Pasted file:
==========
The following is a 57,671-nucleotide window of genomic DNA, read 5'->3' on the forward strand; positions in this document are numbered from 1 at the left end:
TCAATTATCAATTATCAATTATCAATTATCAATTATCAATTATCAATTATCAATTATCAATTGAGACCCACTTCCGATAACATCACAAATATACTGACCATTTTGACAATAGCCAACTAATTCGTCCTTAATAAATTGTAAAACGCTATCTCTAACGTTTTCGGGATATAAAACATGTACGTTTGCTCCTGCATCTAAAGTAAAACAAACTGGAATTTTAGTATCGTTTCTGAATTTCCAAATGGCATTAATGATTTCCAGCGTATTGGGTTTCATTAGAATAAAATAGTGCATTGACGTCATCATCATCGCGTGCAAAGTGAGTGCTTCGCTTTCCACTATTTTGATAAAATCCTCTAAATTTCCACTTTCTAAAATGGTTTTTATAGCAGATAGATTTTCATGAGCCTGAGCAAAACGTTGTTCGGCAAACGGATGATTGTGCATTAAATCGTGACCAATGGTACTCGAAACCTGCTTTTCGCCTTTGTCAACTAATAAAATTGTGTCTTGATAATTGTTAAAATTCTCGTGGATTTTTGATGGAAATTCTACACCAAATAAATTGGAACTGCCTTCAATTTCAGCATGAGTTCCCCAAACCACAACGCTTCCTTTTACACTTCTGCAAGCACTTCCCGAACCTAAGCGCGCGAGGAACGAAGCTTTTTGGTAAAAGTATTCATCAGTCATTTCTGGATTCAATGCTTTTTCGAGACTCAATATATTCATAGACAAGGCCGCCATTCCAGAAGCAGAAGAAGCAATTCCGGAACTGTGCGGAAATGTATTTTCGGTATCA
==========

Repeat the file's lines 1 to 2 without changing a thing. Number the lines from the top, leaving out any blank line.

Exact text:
The following is a 57,671-nucleotide window of genomic DNA, read 5'->3' on the forward strand; positions in this document are numbered from 1 at the left end:
TCAATTATCAATTATCAATTATCAATTATCAATTATCAATTATCAATTATCAATTATCAATTGAGACCCACTTCCGATAACATCACAAATATACTGACCATTTTGACAATAGCCAACTAATTCGTCCTTAATAAATTGTAAAACGCTATCTCTAACGTTTTCGGGATATAAAACATGTACGTTTGCTCCTGCATCTAAAGTAAAACAAACTGGAATTTTAGTATCGTTTCTGAATTTCCAAATGGCATTAATGATTTCCAGCGTATTGGGTTTCATTAGAATAAAATAGTGCATTGACGTCATCATCATCGCGTGCAAAGTGAGTGCTTCGCTTTCCACTATTTTGATAAAATCCTCTAAATTTCCACTTTCTAAAATGGTTTTTATAGCAGATAGATTTTCATGAGCCTGAGCAAAACGTTGTTCGGCAAACGGATGATTGTGCATTAAATCGTGACCAATGGTACTCGAAACCTGCTTTTCGCCTTTGTCAACTAATAAAATTGTGTCTTGATAATTGTTAAAATTCTCGTGGATTTTTGATGGAAATTCTACACCAAATAAATTGGAACTGCCTTCAATTTCAGCATGAGTTCCCCAAACCACAACGCTTCCTTTTACACTTCTGCAAGCACTTCCCGAACCTAAGCGCGCGAGGAACGAAGCTTTTTGGTAAAAGTATTCATCAGTCATTTCTGGATTCAATGCTTTTTCGAGACTCAATATATTCATAGACAAGGCCGCCATTCCAGAAGCAGAAGAAGCAATTCCGGAACTGTGCGGAAATGTATTTTCGGTATCA